Bundled Arrangements: What Every Employer Should Know

by Sally Pace


When it comes to driving health plan value, David Hines, Executive Director, Employee Benefits for Metro Nashville Public Schools, has a few levers he pulls to ensure he’s protecting both the plan participants and the budget entrusted to him by MNPS. After all, he’s managing the plan for the country’s 41st largest district comprised of 88,000 students, with 9,200 active and retired teachers on the plan.


So, what is the secret to containing costs? Certainly, Hines has honed in on specific solutions based upon the data outlining high-cost claimants. These currently include seeking plan solutions for maternity and obesity. But the overarching roadmap any employer can follow focuses on two aspects – bundling and vetting your TPA partner.


Let’s start with bundling. This is a payment structure in which health care providers “who are treating you for the same or related conditions are paid an overall sum for taking care of your condition rather than being paid for each individual treatment, test, or procedure,” as defined by CMS.


What is expected for Metro Nashville Schools in bundling:

First and foremost, a concierge approach with a simplified process that cuts through the maze of healthcare treatment. An agreement that is patient-centric, not provider-centric focusing more on patient needs in regards to scheduling, timing, and infringement on their life than on provider preference is also expected.


Taking that a step further, Hines and his team seek cessation of the barrage of multiple bills which often occur providers a plan member cannot recall ever seeing. “ In-fact, no bills should be generated and cost will be one simple bill paid 100% by the plan,” shares Hines.


This leads to improved quality in treatment - not just in process improvements, but in care. According to Hines, “the bundle cannot simply start at admission and end at discharge -it has to start at a reasonable point of the disease progression and when possible, work toward minimizing the risk of more aggressive medical interventions. It must continue until reasonable post-operative care ceases bringing the patient to the point that separation from the bundle will not harm them physically, emotionally, or financially.”


The bundle should include quantifiable metrics in both quality and patient satisfaction. When these occur, there is an expected improvement in cost of care.  The restructuring and quality improvements should generate enough financial gains that we can afford to remove the employee cost-share. 


Now, about the TPA.

Once you’ve settled on bundled solutions, it’s important to find a third party administrator who shares your vision of cost containment. To that end, Hines shares his “secret sauce” for vetting partner TPAs. He’s got language that any competing TPA must agree to in the RFP process. That confirmation of support for direct contracting initiatives is as follows:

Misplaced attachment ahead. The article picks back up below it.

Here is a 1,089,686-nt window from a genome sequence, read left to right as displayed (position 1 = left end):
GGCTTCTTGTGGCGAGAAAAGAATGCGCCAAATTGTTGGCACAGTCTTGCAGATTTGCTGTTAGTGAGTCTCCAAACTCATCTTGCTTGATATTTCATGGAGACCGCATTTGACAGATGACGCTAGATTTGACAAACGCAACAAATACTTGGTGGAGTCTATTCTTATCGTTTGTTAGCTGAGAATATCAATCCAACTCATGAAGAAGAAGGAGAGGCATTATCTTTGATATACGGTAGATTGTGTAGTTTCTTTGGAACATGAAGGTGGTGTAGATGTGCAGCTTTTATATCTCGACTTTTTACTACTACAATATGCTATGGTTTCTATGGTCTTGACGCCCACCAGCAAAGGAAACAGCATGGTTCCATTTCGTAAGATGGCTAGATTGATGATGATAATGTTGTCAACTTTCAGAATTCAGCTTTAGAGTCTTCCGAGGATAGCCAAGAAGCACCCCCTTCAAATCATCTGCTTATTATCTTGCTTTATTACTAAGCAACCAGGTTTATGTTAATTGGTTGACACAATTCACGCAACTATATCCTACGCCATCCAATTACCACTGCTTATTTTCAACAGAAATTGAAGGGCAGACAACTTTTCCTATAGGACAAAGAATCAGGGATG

We confirm that we have the capabilities and will support MNPS direct contracting initiatives. We understand that it currently involves a customized network, providing 100% benefits for {insert name here} providers contracted with MNPS for onsite medical care and {insert name here} contractors providing chiropractic and acupuncture. The scope of services provided at the onsite facilities may exceed the services provided elsewhere.


We can also support the current contract relationship with {insert name here} as the onsite and preferred pharmacy and can administer MNPS’ contracted reimbursement rates as part of the overall pharmacy benefit management. In addition, we can provide the lower copayment structure at {insert name here} locations along with their designation as the only retail pharmacy where 90-days at retail fills are permitted.


We recognize that MNPS has identified certain drugs/categories for $0 copayments. We can support your value-based design.


We will support and administer other direct-to-provider contracting relationships, acknowledging and supporting MNPS’ efforts to engage the provider community with value-driven programs that delivers episode-based acute care services directly to employers. We realize this will necessitate new reimbursement mechanisms and coverage levels on episodic levels. MNPS is currently reviewing maternity, total joint and spine.


While this language is built around the identified needs of the members on the MNPS plan, it can give a road map to any employer seeking to move toward transparency and cost containment by focusing on the partners with whom you engage. Feel free to copy and paste into your next RFP. David Hines is that kind of stand up guy, so he's willing to share.


Speaking of partners, find your next, best benefits solution by searching for them on
The Granite List.


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